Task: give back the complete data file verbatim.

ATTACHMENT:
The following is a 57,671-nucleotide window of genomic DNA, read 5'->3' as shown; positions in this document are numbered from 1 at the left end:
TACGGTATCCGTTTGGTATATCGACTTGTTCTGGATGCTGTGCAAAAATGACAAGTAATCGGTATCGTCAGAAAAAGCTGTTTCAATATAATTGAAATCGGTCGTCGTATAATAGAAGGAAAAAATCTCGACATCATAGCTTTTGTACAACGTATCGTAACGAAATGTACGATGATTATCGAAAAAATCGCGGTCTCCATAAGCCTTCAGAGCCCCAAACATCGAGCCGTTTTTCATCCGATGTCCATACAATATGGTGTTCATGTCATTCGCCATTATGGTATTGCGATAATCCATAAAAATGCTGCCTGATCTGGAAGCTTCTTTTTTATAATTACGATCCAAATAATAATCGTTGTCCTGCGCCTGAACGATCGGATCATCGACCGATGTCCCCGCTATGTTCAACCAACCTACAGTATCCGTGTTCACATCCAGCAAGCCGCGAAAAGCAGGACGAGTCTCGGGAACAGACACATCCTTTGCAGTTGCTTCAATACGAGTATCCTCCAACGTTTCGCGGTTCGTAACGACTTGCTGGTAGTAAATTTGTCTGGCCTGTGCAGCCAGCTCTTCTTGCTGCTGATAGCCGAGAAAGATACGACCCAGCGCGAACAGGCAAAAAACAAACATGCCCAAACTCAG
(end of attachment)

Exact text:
The following is a 57,671-nucleotide window of genomic DNA, read 5'->3' as shown; positions in this document are numbered from 1 at the left end:
TACGGTATCCGTTTGGTATATCGACTTGTTCTGGATGCTGTGCAAAAATGACAAGTAATCGGTATCGTCAGAAAAAGCTGTTTCAATATAATTGAAATCGGTCGTCGTATAATAGAAGGAAAAAATCTCGACATCATAGCTTTTGTACAACGTATCGTAACGAAATGTACGATGATTATCGAAAAAATCGCGGTCTCCATAAGCCTTCAGAGCCCCAAACATCGAGCCGTTTTTCATCCGATGTCCATACAATATGGTGTTCATGTCATTCGCCATTATGGTATTGCGATAATCCATAAAAATGCTGCCTGATCTGGAAGCTTCTTTTTTATAATTACGATCCAAATAATAATCGTTGTCCTGCGCCTGAACGATCGGATCATCGACCGATGTCCCCGCTATGTTCAACCAACCTACAGTATCCGTGTTCACATCCAGCAAGCCGCGAAAAGCAGGACGAGTCTCGGGAACAGACACATCCTTTGCAGTTGCTTCAATACGAGTATCCTCCAACGTTTCGCGGTTCGTAACGACTTGCTGGTAGTAAATTTGTCTGGCCTGTGCAGCCAGCTCTTCTTGCTGCTGATAGCCGAGAAAGATACGACCCAGCGCGAACAGGCAAAAAACAAACATGCCCAAACTCAG